> kai_rpc:check_node({{127,0,0,1}, 11014}, {{127,0,0,1}, 11011}).
> kai_rpc:check_node({{127,0,0,1}, 11011}, {{127,0,0,1}, 11014}).

We make sure whether each node knows all by function "kai_rpc:node_list/1". If the cluster is correctly made up, the output includes the four nodes like this.

> kai_rpc:node_list({{127,0,0,1}, 11011}).
{node_list,[{{127,0,0,1},11011},
        {{127,0,0,1},11012},
        {{127,0,0,1},11013},
        {{127,0,0,1},11014}]}

To remove a node, no procedure is needed. This implies that no action is needed when a node is accidentally going down. However, it's better to remove a node one by one; don't remove more than or equal to N nodes before finishing data synchronization.

Statistics

Statistics for the Kai node can be retrieved by issuing stats command of memcache APIs. The parameters without "kai_" or "erlang_" prefix are in common with memcache APIs. Some of Kai related parameters are explained in Configuration in detail.

Name Description
uptime Number of seconds this server has been running.
time Current UNIX time according to the server.
version Version string of the Kai node.
bytes Current number of bytes used by the Kai node to store items.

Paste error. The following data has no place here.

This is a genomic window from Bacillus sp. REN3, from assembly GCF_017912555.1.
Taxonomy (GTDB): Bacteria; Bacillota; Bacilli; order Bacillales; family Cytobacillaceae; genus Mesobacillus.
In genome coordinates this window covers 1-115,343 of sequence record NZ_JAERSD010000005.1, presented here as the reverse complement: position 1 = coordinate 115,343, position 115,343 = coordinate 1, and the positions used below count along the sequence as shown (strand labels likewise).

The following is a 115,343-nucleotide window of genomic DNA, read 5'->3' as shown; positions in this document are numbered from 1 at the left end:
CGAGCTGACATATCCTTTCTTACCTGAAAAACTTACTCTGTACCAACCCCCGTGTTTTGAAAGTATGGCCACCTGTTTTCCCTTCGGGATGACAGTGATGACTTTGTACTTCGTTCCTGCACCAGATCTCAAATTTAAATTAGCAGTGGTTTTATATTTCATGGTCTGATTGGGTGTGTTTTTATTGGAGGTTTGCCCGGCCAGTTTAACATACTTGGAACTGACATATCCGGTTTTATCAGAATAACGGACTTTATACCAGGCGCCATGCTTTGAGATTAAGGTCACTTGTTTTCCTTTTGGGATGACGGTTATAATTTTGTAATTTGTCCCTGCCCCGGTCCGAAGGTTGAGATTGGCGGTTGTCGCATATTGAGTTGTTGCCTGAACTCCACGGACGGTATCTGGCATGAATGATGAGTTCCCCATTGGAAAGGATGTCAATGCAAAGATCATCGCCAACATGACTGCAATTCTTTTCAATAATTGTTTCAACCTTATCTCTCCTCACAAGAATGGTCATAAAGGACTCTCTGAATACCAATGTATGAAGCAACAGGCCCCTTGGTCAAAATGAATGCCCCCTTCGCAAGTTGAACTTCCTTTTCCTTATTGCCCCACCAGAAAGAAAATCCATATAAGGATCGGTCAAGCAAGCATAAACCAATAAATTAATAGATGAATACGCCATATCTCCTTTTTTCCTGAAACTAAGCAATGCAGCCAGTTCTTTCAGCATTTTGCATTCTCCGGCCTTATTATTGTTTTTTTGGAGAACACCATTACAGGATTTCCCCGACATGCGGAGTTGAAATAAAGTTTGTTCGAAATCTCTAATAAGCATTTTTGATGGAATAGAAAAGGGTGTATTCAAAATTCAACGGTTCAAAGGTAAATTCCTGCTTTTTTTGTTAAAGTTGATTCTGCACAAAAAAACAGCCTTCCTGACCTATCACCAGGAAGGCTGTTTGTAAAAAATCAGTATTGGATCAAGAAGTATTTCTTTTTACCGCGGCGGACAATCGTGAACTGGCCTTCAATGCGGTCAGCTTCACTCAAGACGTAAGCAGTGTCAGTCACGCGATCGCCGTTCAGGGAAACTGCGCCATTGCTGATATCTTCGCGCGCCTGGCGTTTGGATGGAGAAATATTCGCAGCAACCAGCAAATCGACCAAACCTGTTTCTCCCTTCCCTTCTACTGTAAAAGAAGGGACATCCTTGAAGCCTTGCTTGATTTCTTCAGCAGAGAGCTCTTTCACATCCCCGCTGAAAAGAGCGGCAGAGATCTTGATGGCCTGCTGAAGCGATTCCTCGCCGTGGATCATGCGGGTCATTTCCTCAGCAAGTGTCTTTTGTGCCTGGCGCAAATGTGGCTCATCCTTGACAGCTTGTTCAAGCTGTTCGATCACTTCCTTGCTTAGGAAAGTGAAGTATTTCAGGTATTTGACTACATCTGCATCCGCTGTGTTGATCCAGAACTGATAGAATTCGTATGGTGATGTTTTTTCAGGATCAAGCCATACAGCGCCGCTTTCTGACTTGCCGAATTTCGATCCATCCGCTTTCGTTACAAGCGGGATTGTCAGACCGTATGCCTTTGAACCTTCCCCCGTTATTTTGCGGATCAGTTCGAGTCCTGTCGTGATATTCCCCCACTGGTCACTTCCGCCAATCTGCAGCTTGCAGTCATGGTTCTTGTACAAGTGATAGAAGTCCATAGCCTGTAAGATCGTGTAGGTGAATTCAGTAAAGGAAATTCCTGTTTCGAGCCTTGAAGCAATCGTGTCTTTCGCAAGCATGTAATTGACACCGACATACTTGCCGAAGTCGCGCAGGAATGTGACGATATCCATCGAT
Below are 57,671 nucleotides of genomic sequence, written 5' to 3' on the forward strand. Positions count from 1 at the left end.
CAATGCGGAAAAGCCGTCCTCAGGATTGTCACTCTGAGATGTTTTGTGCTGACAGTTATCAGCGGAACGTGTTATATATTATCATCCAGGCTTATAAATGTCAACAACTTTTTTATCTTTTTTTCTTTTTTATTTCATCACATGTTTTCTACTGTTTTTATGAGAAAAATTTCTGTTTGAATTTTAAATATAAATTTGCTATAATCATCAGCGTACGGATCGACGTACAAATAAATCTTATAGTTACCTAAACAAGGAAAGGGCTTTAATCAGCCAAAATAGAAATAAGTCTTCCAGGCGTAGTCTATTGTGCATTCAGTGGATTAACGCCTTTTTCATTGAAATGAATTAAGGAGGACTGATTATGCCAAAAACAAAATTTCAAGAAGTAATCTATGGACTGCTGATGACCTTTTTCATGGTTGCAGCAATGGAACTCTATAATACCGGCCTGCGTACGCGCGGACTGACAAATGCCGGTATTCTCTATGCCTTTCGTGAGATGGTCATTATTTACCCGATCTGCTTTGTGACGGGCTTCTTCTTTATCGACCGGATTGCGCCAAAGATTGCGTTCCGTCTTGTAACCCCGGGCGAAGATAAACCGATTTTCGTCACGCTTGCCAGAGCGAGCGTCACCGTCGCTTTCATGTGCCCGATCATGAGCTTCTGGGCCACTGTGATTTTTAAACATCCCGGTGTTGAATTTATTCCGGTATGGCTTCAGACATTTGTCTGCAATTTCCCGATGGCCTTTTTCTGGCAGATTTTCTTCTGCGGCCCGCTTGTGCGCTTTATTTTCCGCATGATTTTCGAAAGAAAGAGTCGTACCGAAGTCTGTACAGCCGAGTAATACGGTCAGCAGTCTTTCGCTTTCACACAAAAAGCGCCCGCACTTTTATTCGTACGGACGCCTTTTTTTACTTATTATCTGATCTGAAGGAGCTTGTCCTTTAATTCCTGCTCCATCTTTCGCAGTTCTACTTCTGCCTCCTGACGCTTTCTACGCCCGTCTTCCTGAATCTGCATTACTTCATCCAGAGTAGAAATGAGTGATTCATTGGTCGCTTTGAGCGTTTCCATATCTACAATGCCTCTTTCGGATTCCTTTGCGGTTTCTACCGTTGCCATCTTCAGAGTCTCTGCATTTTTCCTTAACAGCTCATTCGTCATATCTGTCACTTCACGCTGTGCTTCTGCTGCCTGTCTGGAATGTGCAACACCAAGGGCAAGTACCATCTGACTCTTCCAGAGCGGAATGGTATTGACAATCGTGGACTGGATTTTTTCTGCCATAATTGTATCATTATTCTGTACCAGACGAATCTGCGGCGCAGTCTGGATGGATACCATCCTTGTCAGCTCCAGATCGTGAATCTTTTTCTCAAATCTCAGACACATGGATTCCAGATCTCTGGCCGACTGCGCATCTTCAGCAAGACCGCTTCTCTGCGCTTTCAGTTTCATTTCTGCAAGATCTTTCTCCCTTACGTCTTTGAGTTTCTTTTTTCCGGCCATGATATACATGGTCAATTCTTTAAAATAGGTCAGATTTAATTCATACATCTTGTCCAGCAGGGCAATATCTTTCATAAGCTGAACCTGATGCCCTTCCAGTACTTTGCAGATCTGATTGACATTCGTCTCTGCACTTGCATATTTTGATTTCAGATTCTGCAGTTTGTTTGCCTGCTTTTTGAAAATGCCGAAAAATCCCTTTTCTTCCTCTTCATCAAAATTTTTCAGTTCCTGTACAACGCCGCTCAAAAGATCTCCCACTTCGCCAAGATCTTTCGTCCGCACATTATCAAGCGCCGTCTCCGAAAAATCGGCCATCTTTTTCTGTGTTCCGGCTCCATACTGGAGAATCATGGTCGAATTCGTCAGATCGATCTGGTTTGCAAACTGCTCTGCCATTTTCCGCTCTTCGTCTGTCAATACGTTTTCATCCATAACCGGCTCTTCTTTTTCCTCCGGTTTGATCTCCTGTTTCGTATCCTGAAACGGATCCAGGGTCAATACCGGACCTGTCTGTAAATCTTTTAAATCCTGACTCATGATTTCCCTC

curr_items Current number of items stored by the Kai node.
curr_connections Number of open connections.
cmd_get Successful retrieval requests processed by the Kai node.
cmd_set Successful storage requests processed by the Kai node.
bytes_read Total number of bytes transferred from the Kai node.
bytes_write Total number of bytes transferred to the Kai node.
kai_node Socket address for internal RPC in the Kai node.
kai_quorum Parameters for the quorum protocol; i.e. N:R:W.
kai_buckets Number of buckets in the Kai cluster.
kai_vnodes Number of virtual nodes in the Kai node.
kai_store Storage type used by the Kai node; ets or dets.
kai_curr_nodes Membership in the current cluster.
kai_unreconciled Cumulative number of retrieval requests with confliction.
erlang_procs Number of Erlang processes.
erlang_version Version string of Erlang.

Some statistics (bytes, curr_items, cmd_get, cmd_set, bytes_read, and bytes_write) can be drawn by Cacti, which is a complete network graphing solution designed to harness the power of RRDTool's data storage and graphing functionality.

Credits

  • Takeshi Inoue
  • Maxim Sokhatsky

OM A HUM